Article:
Catherine Rehder: Geneticist
Catherine is the director of the Clinical Cytogenetics Laboratory at Duke, where she leads a team conducting genetic testing for inherited conditions. Catherine fell in love with genetics while a biochemistry major at NC State, and she pursued a PhD in human genetics with the goal of landing in her current role. Catherine is and has always been driven and goal-oriented, and she is grateful that the University Scholars program encouraged her to explore interests beyond her coursework that she wouldn’t otherwise have encountered. Like Michelle and LJ, Catherine highlights that, to this day, most of her close friends were fellow University Scholars. Every year, Catherine, Kyle, LJ, and others spend New Year’s at the beach together, and they meet up regularly throughout the year.
Kyle Rehder: Physician
Kyle arrived at NC State believing he would become an engineer. He pursued a degree in chemical engineering, but as he moved through his college experience, he found himself drawn to medicine. Like his wife, Catherine, whom he had known since they attended high school together in Raleigh, Kyle wanted a career that had an immediate, essential impact on people’s lives and provided opportunities for lifelong learning. For him, medicine was the right choice, so he moved on to medical school, eventually landing in his current position as a pediatric critical care medicine specialist at Duke Children’s Hospital & Health Center. There he focuses on clinical care, education, and healthcare quality. He leads his division’s fellowship training program, and he is part of a research effort aimed at discovering ways to improve patient safety through interprofessional teamwork and patient-centered care.
As Catherine and Kyle teach and lecture at Duke and elsewhere, they refine skills they first honed as University Scholars. As students, they planned meetings, led meetings, and learned to be engaging public speakers, abilities they would not have acquired in the classroom alone. Like LJ and Michelle, they cite the importance of the University Scholars community to shaping their college experience from the moment they arrived on campus, and they are grateful for the breadth of knowledge that the program gave them.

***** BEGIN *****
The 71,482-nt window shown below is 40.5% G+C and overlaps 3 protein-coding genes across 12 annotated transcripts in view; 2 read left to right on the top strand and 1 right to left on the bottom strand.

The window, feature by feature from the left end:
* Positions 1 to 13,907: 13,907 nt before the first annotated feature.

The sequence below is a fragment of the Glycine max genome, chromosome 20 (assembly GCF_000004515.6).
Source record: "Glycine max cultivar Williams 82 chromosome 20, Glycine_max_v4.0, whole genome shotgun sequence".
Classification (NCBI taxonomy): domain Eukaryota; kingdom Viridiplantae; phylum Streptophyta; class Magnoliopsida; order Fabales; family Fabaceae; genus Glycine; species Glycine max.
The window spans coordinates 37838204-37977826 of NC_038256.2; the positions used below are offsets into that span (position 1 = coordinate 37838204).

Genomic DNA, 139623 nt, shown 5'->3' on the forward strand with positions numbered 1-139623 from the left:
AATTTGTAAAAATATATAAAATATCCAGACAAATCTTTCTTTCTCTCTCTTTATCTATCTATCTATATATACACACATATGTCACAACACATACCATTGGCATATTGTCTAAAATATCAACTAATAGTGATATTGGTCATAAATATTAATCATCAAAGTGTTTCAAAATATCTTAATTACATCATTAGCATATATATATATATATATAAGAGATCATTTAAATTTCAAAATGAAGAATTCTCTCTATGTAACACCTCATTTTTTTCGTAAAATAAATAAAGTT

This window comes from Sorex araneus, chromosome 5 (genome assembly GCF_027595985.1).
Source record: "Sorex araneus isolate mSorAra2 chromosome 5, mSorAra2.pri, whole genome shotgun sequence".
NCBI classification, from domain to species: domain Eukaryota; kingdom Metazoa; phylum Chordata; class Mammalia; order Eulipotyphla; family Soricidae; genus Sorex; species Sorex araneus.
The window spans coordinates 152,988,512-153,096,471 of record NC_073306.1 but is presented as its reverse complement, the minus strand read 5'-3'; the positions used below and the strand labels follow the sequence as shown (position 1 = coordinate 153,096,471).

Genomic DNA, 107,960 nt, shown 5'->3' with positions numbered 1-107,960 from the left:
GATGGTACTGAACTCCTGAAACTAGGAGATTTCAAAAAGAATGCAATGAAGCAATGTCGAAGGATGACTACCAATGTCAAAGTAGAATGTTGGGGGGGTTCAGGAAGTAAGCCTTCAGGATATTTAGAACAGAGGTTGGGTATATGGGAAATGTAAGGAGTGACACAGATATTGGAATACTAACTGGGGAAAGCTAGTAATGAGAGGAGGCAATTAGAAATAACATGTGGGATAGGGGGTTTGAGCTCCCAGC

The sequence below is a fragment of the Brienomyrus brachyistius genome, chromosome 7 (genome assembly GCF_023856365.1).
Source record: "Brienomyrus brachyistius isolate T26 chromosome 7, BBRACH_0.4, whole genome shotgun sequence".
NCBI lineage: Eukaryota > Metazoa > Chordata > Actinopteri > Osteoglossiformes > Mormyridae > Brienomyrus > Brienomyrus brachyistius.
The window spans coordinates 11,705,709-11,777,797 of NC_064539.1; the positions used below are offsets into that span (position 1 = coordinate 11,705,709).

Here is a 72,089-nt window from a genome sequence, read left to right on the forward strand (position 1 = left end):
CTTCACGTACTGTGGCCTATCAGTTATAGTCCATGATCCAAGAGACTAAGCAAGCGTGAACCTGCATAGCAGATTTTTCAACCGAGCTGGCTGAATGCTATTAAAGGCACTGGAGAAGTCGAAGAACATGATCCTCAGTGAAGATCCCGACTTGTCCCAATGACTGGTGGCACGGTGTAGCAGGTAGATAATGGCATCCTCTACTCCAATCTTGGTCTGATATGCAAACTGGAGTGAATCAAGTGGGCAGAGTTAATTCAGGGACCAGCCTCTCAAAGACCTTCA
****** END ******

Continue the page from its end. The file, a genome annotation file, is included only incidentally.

LJ pitches the following slogan for University Scholars: “You don’t know it yet, but you want to do this.” He means to explain that the program yields lifelong benefits that aren't immediately apparent. Rather, they reveal themselves over time as alumni navigate their professional and personal lives armed with close friendships (even spouses!), a lifelong sense of community, professional skills, and a keen sense of direction and purpose. For these reasons, Michelle, LJ, Catherine, and Kyle have chosen to support University Scholars. As young alumni (they graduated in 1999), the four look forward to many years ahead of service as volunteers and supporters. The Division of Academic and Student Affairs is grateful to these four alumni for giving back to University Scholars, a choice that will help make their experiences possible for future generations of students.
To learn more about giving to University Scholars or any program within the Division of Academic and Student Affairs, contact Nicole Peterson, Executive Director of Development, at (919) 513-1337 or email@example.com.